“People just don’t know about it.”
October 22, 2012
There are two things many people say that irks those of us that have Multiple Sclerosis:
- “It’s that Jerry Lewis thing, isn’t it?”
- “But you look so good!”
No, it’s NOT that Jerry Lewis thing. Jerry Lewis represents MD—Muscular Dystrophy. MS stands for Multiple Sclerosis. Two extremely different disorders. As we MSers talk to each other, we get discouraged that MD has had a national figure representing and fundraising for them. We wish we had a national well-known person that could do the same thing for multiple sclerosis.
So many people are not aware of MS.
Nor do they understand it.
If people really understood MS, they would know not to say “But you look so good!” We would like to respond back “Thanks, but we sure don’t feel as good as we look!” Why? Because multiple sclerosis is largely an invisible disorder. People automatically associate MS with walking problems and wheelchairs.
Being a disease of the central nervous system, potentially anything controlled by the CNS can be affected: sensory functions, sight, cognitive/emotional functions—in addition to motor functions. These MS symptoms are not only invisible; they are extremely common and very disabling. Some examples include fatigue, weakness, bladder/bowel/sexual problems, numbness and tingling sensations, loss of sensation, balance/coordination issues, loss of vision, pain, dizziness, depression; the list is enormous.
Someone who understands MS would also know the detrimental effect any type of heat has on a MSer, whether it’s from the temperature, a fever, the time of day or a hot flash. Or that staggered walking is not from too many drinks, but rather from a loss of balance/coordination due to damage in the brain.
Also, since many symptoms are invisible, many people do not realize that someone may have MS. Or, because they don’t see a cane, brace, or other disability device, it is assumed that a MSer is okay. It is hurtful to get dirty looks and remarks when a “normal-looking” person with MS gets out of the car in a handicapped space; their ability to walk before their legs start to wobble may be just ten minutes or 100 steps.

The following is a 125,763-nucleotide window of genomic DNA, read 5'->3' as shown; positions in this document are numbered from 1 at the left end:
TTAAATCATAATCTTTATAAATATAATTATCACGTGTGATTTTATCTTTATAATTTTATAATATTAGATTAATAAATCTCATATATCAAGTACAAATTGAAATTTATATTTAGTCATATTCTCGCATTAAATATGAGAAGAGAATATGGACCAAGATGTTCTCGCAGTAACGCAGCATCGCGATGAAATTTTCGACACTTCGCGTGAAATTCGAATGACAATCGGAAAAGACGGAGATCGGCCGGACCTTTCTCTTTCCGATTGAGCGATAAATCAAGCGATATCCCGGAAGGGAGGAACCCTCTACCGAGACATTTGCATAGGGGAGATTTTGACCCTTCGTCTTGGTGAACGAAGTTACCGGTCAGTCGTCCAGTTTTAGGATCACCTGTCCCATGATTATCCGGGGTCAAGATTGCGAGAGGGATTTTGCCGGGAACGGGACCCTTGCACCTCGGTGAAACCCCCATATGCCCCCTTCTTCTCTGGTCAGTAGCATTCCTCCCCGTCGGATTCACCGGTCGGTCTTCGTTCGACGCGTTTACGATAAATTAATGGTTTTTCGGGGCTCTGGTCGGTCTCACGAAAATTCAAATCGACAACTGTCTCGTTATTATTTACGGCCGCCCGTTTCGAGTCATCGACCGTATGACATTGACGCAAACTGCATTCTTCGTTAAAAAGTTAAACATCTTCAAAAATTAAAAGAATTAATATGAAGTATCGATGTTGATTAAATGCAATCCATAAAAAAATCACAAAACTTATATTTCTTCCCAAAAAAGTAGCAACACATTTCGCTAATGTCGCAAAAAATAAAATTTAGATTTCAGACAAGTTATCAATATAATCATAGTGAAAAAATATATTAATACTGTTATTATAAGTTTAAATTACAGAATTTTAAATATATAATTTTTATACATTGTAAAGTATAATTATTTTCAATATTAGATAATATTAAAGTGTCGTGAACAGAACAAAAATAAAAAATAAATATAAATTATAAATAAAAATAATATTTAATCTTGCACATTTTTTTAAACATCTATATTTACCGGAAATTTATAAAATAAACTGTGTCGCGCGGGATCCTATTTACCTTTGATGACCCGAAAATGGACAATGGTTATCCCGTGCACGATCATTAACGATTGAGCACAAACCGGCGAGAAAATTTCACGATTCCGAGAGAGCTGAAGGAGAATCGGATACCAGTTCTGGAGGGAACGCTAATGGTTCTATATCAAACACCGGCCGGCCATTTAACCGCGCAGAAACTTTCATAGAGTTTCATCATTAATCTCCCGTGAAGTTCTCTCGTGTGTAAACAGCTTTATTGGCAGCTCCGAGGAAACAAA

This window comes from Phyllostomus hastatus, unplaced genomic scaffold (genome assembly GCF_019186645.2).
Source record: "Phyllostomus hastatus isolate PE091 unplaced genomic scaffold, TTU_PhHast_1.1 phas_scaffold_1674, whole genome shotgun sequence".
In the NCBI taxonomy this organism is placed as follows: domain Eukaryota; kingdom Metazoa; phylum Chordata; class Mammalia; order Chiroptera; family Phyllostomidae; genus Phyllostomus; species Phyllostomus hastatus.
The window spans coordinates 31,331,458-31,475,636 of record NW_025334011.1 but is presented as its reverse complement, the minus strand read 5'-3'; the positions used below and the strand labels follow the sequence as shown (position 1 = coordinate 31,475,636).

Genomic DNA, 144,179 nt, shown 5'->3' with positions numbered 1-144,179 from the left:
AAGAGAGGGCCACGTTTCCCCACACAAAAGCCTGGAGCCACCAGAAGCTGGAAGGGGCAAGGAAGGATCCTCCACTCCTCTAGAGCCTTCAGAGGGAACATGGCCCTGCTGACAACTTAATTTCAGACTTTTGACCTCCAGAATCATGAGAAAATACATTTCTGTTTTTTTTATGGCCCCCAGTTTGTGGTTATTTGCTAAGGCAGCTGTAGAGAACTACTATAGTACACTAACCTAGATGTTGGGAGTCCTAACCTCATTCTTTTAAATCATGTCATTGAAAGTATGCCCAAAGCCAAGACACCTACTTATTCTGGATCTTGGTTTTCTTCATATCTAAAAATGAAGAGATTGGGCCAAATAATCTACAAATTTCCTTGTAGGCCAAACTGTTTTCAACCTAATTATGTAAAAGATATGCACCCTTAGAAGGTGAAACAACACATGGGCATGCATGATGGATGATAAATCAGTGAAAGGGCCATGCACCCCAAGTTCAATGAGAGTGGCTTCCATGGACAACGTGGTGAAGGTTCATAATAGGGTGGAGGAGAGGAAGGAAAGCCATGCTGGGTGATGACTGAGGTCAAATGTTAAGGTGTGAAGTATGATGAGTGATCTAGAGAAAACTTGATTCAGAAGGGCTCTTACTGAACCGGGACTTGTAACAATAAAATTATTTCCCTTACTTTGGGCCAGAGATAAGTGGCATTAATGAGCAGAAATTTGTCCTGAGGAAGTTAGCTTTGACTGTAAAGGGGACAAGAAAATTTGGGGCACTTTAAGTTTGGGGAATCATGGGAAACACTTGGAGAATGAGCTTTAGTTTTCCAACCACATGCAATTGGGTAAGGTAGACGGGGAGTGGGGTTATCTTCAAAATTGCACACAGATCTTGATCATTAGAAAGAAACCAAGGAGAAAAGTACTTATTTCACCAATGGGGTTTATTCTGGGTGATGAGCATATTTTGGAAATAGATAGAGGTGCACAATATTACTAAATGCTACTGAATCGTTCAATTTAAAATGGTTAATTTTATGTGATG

So, both awareness and understanding are needed. To survive MS, we need a tremendous amount of support, not only from our friends and family, but from everybody. Physical, mental, emotional and financial support. Support for us individually due the difficulties and disabilities we live with; and support for the MS community as a whole financially–to fund research for curing MS, preventing MS, and restoring lost function due to its damaging effects.
I started an Orange Ribbon campaign recently with the Arizona Chapter of the National Multiple Sclerosis Society. We MSers and some of our friends and families have just about finished 5,500 orange ribbon pins that represent multiple sclerosis (like the pink ones that stand for breast cancer). Our goal is to have them ready for distribution at the Phoenix MS Walk on November 3rd.
We want to create more awareness, and when strangers ask us “what’s that orange ribbon for?” we will explain MS. We will be advocators and educators.
So if you see someone wearing an orange ribbon on their lapel or shirt, it means either they have MS or someone that they know has MS. We make them ourselves using orange satin floral ribbon and safety pins.
During one of our ribbon-making sessions, a woman asked “What do you say when someone asks what MS is? It is complicated and difficult to explain.” Keeping it simple and uncomplicated, I would suggest this:
What is Multiple Sclerosis?
Multiple Sclerosis is disease of the central nervous system. Potentially anything controlled by the CNS can be affected–such as motor function, sensory function, sight, or cognitive/emotional functions. Many symptoms are invisible, so many people don’t know someone has MS. (Examples: fatigue, weakness, bladder problems, numbness/tingling, pain…)
It is not fatal, contagious, or congenital. There is no cure; the cause is unknown. It is generally progressive. The majority of persons afflicted will become disabled during the decades of their lifetime with no way to fix the damage.
Every case of MS is different, unpredictable, and very uncontrollable. It is unknown what course the disease will take, what will be affected, how quickly it will happen, and how much disability will occur.
There are new drugs that are trying to slow the progression, and meds to help relieve symptoms and shorten relapses. Nothing is available yet to prevent MS or restore lost functions resulting from its damaging effects. However, there are many things one can learn to manage living with it.
We at the Arizona Chapter of the NMSS are starting to hand out copies of this brief description of MS to people we meet that do not know about multiple sclerosis. We are going to encourage other MS groups and organizations to do the same.
We need help, and we certainly need a cure.